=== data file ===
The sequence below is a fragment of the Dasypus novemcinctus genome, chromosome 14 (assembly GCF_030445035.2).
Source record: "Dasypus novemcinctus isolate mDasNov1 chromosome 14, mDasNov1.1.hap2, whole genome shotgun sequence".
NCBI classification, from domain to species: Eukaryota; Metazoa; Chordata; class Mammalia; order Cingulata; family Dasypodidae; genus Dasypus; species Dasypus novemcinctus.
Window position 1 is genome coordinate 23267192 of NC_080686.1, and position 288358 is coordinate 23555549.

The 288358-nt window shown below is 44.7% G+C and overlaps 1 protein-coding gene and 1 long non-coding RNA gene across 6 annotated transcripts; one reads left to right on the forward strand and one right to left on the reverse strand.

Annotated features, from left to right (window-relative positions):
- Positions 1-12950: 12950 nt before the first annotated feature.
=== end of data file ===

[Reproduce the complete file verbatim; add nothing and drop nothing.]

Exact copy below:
The sequence below is a fragment of the Dasypus novemcinctus genome, chromosome 14 (assembly GCF_030445035.2).
Source record: "Dasypus novemcinctus isolate mDasNov1 chromosome 14, mDasNov1.1.hap2, whole genome shotgun sequence".
NCBI classification, from domain to species: Eukaryota; Metazoa; Chordata; class Mammalia; order Cingulata; family Dasypodidae; genus Dasypus; species Dasypus novemcinctus.
Window position 1 is genome coordinate 23267192 of NC_080686.1, and position 288358 is coordinate 23555549.

The 288358-nt window shown below is 44.7% G+C and overlaps 1 protein-coding gene and 1 long non-coding RNA gene across 6 annotated transcripts; one reads left to right on the forward strand and one right to left on the reverse strand.

Annotated features, from left to right (window-relative positions):
- Positions 1-12950: 12950 nt before the first annotated feature.